In a letter to Plan Committee members dated February 4, 2008, Pierce formally requested benefits under the CIC Program. On the same day, he filed the present action in the superior court seeking relief against WFB and GBB for breach of contract, promissory estoppel, fraud and negligent misrepresentation. Pierce's claim for benefits was denied by the Plan Administrator on April 24, 2008. The Plan Administrator explained that Pierce had been neither actually nor constructively terminated by the merger and thus was not eligible for benefits. Pierce resigned from WFB on March 24, 2008.

On March 20, 2008, WFB removed the present action to this Court on the basis of federal question jurisdiction, asserting that the case is governed by the Employee Retirement Income Security Act ("ERISA"), 29 U.S.C. §§ 1001, et seq.


A. Removal

Pursuant to 28 U.S.C. § 1441(a), a defendant may remove an action to federal court if the plaintiff initially could have filed the action in federal court. See Ethridge v. Harbor House Restaurant, 861 F.2d 1389, 1393 (9th Cir. 1988). A party may file an action in federal court if there is diversity of citizenship among the parties or if the action raises a substantial federal question. Ethridge, 861 F.2d at 1393. The party invoking the removal statute bears the burden of establishing federal jurisdiction. Id. The removal statute is strictly construed against removal. Id. The matter therefore should be remanded if there is any doubt as to the existence of federal jurisdiction. Gaus v. Miles, Inc., 980 F.2d 564, 566 (9th Cir. 1992).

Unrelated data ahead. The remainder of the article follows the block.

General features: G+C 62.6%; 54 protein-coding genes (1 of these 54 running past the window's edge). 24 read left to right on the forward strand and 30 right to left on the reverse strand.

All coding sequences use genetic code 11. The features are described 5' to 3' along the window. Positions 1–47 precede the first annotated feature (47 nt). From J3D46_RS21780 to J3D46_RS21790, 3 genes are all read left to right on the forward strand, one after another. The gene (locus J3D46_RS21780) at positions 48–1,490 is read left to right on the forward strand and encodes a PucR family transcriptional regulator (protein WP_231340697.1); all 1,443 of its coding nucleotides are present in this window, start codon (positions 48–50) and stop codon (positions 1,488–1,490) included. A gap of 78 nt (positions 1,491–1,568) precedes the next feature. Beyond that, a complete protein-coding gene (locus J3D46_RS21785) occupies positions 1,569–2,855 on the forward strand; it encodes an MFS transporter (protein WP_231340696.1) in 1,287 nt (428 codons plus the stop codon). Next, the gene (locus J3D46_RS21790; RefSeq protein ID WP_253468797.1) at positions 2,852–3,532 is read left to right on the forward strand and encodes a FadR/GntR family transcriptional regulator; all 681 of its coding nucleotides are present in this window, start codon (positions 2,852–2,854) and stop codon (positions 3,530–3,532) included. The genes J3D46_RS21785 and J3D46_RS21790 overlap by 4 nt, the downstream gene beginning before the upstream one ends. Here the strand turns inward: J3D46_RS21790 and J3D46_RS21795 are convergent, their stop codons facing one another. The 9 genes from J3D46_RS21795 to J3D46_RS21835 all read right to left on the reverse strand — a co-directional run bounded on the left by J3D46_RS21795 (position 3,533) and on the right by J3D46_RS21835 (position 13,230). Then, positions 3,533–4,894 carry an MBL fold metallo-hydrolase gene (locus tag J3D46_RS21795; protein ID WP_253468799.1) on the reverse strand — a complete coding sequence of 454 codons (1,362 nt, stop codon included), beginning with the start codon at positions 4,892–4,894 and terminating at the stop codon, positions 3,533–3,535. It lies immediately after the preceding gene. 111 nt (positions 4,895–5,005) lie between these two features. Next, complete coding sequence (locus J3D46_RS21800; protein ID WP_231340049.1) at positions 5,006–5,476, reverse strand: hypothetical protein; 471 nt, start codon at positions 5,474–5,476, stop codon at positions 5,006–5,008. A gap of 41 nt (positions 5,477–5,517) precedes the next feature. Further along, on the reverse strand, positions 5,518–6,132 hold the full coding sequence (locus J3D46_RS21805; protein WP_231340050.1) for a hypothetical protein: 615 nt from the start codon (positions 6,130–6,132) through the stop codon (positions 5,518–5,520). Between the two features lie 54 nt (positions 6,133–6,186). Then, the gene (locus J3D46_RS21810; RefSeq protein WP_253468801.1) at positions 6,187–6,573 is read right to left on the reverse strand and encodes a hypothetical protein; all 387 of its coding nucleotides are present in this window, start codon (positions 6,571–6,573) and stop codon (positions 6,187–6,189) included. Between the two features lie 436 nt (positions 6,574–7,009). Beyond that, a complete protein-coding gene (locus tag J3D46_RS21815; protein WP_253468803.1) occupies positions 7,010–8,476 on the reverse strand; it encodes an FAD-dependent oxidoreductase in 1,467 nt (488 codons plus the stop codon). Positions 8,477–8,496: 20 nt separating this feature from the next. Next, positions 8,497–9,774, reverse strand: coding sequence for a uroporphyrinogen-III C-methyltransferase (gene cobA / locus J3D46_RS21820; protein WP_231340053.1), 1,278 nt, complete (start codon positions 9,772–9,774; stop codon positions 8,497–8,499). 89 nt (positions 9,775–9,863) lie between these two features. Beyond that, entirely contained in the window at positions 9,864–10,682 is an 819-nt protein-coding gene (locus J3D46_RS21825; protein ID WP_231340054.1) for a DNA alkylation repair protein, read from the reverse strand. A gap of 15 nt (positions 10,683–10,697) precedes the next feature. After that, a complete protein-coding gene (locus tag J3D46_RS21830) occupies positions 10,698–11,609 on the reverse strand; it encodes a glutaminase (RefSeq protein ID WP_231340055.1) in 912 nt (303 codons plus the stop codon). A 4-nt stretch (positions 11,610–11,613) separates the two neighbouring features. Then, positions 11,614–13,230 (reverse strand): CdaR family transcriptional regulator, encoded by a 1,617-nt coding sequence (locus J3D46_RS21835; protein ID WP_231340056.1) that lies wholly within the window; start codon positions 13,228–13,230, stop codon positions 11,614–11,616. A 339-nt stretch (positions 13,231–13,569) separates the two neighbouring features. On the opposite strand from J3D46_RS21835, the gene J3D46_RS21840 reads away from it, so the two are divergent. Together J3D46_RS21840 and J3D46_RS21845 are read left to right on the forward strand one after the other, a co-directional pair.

In order to evaluate the instant remand motion, the Court must resolve the "question of whether a party may assert a claim under ERISA" in this case. Miller v. Rite Aid Corp., 504 F.3d 1102, 1105 (9th Cir. 2007). The ERISA statute defines an "employee benefit plan" as one established by an employer for the purpose of providing employees with severance benefits and other insurances. 29 U.S.C. § 1002(1). Pierce does not challenge WFB's assertion that the CIC Program qualifies as an ERISA plan. In his complaint, Pierce states that the CIC Program was established to provide "severance benefits for eligible employees of GBB whose employment terminated [sic] in connection with the merger, or who were constructively terminated by not being offered comparable positions with WFB." Complaint ¶ 6.

However, the parties dispute whether Pierce qualifies as a beneficiary of or participant in the Plan. The ERISA statute defines "participant" in an ERISA plan as follows:

The term 'participant' means any employee or former employee of an employer, or any member or former member of an employee organization, who is or may become eligible to receive a benefit of any type from an employee benefit plan which covers employees of such employer or members of such organization, or whose beneficiaries may be eligible to receive any such benefit. 29 U.S.C.A. § 1002(7). The Supreme Court has interpreted this language to include an employee currently in a covered position or one who has a "'colorable claim' to vested benefits" in that "(1) he or she will prevail in a suit for benefits, or that (2) eligibility requirements will be fulfilled in the future." Firestone Tire & Rubber Co. v. Brunch, 489 U.S. 101, 117-18 (1989) (internal citations omitted). ...